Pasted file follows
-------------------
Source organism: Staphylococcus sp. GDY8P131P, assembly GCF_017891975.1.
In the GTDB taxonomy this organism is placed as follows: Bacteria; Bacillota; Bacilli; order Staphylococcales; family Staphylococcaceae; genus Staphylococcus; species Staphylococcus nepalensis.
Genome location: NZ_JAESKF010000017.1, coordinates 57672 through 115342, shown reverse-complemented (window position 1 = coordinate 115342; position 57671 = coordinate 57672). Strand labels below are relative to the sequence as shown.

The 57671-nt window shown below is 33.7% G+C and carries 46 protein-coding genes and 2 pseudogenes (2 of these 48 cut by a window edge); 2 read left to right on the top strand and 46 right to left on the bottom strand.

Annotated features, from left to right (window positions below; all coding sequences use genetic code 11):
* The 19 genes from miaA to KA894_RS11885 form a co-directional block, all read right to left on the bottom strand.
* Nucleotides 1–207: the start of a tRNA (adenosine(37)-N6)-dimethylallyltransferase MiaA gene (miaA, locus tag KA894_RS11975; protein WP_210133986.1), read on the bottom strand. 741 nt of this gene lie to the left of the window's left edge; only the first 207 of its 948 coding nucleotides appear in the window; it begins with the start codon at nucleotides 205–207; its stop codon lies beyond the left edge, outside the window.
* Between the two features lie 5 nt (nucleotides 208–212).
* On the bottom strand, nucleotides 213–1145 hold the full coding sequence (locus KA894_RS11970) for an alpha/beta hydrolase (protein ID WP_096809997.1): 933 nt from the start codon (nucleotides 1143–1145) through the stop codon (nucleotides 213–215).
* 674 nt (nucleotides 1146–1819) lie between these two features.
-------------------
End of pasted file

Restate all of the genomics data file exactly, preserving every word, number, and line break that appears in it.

Source organism: Staphylococcus sp. GDY8P131P, assembly GCF_017891975.1.
In the GTDB taxonomy this organism is placed as follows: Bacteria; Bacillota; Bacilli; order Staphylococcales; family Staphylococcaceae; genus Staphylococcus; species Staphylococcus nepalensis.
Genome location: NZ_JAESKF010000017.1, coordinates 57672 through 115342, shown reverse-complemented (window position 1 = coordinate 115342; position 57671 = coordinate 57672). Strand labels below are relative to the sequence as shown.

The 57671-nt window shown below is 33.7% G+C and carries 46 protein-coding genes and 2 pseudogenes (2 of these 48 cut by a window edge); 2 read left to right on the top strand and 46 right to left on the bottom strand.

Annotated features, from left to right (window positions below; all coding sequences use genetic code 11):
* The 19 genes from miaA to KA894_RS11885 form a co-directional block, all read right to left on the bottom strand.
* Nucleotides 1–207: the start of a tRNA (adenosine(37)-N6)-dimethylallyltransferase MiaA gene (miaA, locus tag KA894_RS11975; protein WP_210133986.1), read on the bottom strand. 741 nt of this gene lie to the left of the window's left edge; only the first 207 of its 948 coding nucleotides appear in the window; it begins with the start codon at nucleotides 205–207; its stop codon lies beyond the left edge, outside the window.
* Between the two features lie 5 nt (nucleotides 208–212).
* On the bottom strand, nucleotides 213–1145 hold the full coding sequence (locus KA894_RS11970) for an alpha/beta hydrolase (protein ID WP_096809997.1): 933 nt from the start codon (nucleotides 1143–1145) through the stop codon (nucleotides 213–215).
* 674 nt (nucleotides 1146–1819) lie between these two features.